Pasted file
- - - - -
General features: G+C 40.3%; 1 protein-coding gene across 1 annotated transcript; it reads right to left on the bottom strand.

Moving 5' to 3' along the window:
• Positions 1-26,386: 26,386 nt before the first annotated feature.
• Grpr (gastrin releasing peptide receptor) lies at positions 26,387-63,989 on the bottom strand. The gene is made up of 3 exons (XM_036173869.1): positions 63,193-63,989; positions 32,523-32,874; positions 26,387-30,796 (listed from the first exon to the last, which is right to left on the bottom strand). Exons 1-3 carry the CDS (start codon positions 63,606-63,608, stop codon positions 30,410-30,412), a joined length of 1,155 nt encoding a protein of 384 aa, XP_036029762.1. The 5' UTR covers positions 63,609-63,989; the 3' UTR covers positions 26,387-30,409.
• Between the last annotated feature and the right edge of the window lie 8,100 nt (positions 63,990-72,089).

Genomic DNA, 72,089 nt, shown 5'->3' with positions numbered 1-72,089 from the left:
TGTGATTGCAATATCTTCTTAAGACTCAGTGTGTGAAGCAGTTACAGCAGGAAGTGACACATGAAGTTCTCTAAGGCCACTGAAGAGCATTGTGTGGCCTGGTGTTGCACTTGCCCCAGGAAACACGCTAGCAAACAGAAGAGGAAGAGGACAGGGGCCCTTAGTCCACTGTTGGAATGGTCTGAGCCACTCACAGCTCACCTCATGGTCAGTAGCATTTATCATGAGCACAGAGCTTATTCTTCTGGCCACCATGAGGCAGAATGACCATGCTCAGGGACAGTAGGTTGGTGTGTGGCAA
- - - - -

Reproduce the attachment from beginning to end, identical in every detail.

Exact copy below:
General features: G+C 40.3%; 1 protein-coding gene across 1 annotated transcript; it reads right to left on the bottom strand.

Moving 5' to 3' along the window:
• Positions 1-26,386: 26,386 nt before the first annotated feature.
• Grpr (gastrin releasing peptide receptor) lies at positions 26,387-63,989 on the bottom strand. The gene is made up of 3 exons (XM_036173869.1): positions 63,193-63,989; positions 32,523-32,874; positions 26,387-30,796 (listed from the first exon to the last, which is right to left on the bottom strand). Exons 1-3 carry the CDS (start codon positions 63,606-63,608, stop codon positions 30,410-30,412), a joined length of 1,155 nt encoding a protein of 384 aa, XP_036029762.1. The 5' UTR covers positions 63,609-63,989; the 3' UTR covers positions 26,387-30,409.
• Between the last annotated feature and the right edge of the window lie 8,100 nt (positions 63,990-72,089).

Genomic DNA, 72,089 nt, shown 5'->3' with positions numbered 1-72,089 from the left:
TGTGATTGCAATATCTTCTTAAGACTCAGTGTGTGAAGCAGTTACAGCAGGAAGTGACACATGAAGTTCTCTAAGGCCACTGAAGAGCATTGTGTGGCCTGGTGTTGCACTTGCCCCAGGAAACACGCTAGCAAACAGAAGAGGAAGAGGACAGGGGCCCTTAGTCCACTGTTGGAATGGTCTGAGCCACTCACAGCTCACCTCATGGTCAGTAGCATTTATCATGAGCACAGAGCTTATTCTTCTGGCCACCATGAGGCAGAATGACCATGCTCAGGGACAGTAGGTTGGTGTGTGGCAA